BIFM has reported that “80% of employees agree that a company’s wellness offering will be crucial in recruiting and retaining them within the next 10 years”.
Employees spend a significant amount of time in the workplace which has brought growing attention towards internal building environments and has developed what current and future tenants will be looking for. Wellness is no longer a HR issue, the focus of corporate wellness is shifting towards the actual building’s employees spend most of their time in, moving the responsibility to Facilities and Building Managers.
Collaborative/co-working space is a growing trend for numerous reasons; millennials (the future workforce) are more attracted to an open environment, it allows companies to be more flexible with growth and it supports wellbeing. Open, collaborative environments encourage interactions, offers the opportunity for landlords to get creative with the interior, flexible lease agreements (maximizing on space) and allows more daylight to penetrate a space. However, noise control is another factor which impacts performance as excessive noise can cause stress and lower productivity. Some people prefer working in silence and need to have a cubicle or their own space to minimize distractions.
One size no longer ‘fits all’ and because of this, in order to meet everyone’s needs and ensure all employees can work effectively and feel comfortable, adaptable spaces can benefit an overall company’s performance. This means, the layout and the flexibility of the layout, needs to be considered and factored in by Facilities Managers when they are at the design stage, providing access to a room with a door and acoustical separation.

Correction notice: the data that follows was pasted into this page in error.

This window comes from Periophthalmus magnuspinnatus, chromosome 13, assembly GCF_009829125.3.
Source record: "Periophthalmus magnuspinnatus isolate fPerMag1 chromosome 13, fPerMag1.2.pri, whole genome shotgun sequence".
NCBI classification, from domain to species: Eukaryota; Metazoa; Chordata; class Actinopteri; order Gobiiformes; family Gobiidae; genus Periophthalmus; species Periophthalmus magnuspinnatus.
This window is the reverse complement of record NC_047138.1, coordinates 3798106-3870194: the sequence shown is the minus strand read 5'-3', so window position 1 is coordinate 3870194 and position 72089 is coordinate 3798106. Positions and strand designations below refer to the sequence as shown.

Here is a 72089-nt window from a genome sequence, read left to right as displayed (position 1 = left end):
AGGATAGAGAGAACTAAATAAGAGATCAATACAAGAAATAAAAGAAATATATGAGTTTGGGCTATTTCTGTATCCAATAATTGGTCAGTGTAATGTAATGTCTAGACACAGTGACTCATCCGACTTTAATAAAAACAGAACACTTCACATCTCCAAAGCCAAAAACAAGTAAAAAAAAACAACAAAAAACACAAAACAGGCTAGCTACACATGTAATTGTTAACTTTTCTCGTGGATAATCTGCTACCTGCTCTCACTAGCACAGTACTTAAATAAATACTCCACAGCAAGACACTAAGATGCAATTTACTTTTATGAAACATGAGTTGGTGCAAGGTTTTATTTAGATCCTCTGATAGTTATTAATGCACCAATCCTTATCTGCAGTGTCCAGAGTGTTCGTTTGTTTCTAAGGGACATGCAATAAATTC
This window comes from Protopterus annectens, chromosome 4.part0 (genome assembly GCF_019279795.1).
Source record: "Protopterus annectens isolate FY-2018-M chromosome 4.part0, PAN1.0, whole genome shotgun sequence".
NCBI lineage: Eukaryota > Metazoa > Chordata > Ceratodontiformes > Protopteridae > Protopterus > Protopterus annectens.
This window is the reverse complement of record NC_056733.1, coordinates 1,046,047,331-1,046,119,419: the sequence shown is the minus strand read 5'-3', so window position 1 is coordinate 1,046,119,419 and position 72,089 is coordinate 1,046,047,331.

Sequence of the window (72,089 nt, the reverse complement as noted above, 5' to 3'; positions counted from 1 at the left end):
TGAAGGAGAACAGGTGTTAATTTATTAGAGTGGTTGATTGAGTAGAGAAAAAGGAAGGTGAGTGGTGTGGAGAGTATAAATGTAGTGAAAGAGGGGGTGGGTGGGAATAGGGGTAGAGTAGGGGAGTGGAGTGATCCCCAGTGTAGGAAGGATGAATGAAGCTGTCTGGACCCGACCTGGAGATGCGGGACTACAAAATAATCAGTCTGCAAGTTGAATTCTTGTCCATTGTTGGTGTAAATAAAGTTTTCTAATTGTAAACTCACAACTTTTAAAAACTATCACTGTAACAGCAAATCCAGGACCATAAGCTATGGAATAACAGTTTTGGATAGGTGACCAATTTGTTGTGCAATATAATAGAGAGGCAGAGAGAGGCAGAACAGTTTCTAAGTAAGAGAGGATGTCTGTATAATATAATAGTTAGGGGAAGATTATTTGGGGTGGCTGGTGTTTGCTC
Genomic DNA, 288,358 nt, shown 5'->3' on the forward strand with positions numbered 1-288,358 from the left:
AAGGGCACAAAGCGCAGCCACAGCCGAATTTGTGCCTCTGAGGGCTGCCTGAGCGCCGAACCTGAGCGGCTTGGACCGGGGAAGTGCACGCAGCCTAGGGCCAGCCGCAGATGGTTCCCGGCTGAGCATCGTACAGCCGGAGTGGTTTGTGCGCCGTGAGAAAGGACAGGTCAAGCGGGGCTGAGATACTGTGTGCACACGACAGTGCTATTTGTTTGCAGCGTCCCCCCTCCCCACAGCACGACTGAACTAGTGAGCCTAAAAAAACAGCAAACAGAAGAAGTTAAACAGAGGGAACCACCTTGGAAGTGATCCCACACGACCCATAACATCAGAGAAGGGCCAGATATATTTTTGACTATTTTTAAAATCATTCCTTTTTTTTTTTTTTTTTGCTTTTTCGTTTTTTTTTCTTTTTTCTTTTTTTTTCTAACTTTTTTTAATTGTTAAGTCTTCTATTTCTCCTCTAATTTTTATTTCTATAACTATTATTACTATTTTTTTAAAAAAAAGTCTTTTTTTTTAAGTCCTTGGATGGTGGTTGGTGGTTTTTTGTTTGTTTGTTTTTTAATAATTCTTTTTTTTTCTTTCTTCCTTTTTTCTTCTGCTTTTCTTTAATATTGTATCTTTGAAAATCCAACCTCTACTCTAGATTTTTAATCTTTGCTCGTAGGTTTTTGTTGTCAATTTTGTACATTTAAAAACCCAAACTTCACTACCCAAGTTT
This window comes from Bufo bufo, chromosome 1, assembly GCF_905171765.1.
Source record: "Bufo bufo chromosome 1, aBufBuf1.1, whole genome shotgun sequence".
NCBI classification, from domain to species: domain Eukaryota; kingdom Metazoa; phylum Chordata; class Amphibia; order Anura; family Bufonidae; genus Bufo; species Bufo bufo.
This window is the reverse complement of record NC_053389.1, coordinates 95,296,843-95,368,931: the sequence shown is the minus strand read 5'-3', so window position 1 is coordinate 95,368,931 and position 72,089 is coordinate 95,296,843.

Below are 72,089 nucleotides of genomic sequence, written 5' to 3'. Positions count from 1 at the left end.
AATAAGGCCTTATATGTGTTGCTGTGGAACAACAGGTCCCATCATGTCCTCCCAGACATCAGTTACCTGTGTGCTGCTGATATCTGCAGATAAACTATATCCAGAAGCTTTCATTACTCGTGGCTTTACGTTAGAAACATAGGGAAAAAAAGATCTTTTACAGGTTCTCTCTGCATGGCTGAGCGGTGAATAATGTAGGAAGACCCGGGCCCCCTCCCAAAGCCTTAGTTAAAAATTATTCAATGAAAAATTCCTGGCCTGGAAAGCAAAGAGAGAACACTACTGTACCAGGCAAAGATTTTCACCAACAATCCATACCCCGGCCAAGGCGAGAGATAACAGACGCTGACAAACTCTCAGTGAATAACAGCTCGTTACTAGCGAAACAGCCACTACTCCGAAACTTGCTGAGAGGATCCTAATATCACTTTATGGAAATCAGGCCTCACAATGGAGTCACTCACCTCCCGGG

Natural elements within the workplace are proving to also significantly impact employee performance. lan Hedge, a professor in the Department of Design and Environmental Analysis at Cornell, conducted a study which found workers in daylit office environments reported an 84% drop in symptoms of eyestrain, headaches and blurred vision symptoms, which can detract from productivity. Another big advantage is that it’s a natural source, reducing energy consumption and costs of heating, cooling, and lighting. Other natural elements such as plants and water features brighten an office environment and studies have shown can boost productivity by 15%.
Another factor is air quality. Facilities Managers need to ensure heating, ventilation and air conditioning are checked and maintained regularly to ensure they are of a high quality. Cleaning equipment, carpet, and paint can all release gases or particles which can affect health. It is up to Facilities Managers to research, maintain and ensure all equipment is safe, which will significantly improve employee health and reduce sick days.
To reinforce the growing importance of wellbeing and to educate businesses, there are organisations which have been made to support, champion and improve a building’s wellness. WELL Building Institute (IWBI) delivers solutions to improve comfort, drive better choices and enhance health and wellness. Fitwell is a leading certification system that optimizes buildings to support occupant health. They work with companies to provide the latest results from their scientific research which has been proven to improve wellness in a property.
Facilities Managers are taking a holistic approach to the entire building experience. It is apparent that an employee’s wellness has a major impact on performance, if an individual can complete a given task but doesn’t have an environment that motivates and delivers opportunity, performance deteriorates.
The Facilities Management sector is heavily influencing employee wellness. A healthier worker is happier, more productive and more likely to stay with an employer, ultimately, giving Facilities Managers the opportunity to significantly impact a business’s bottom line.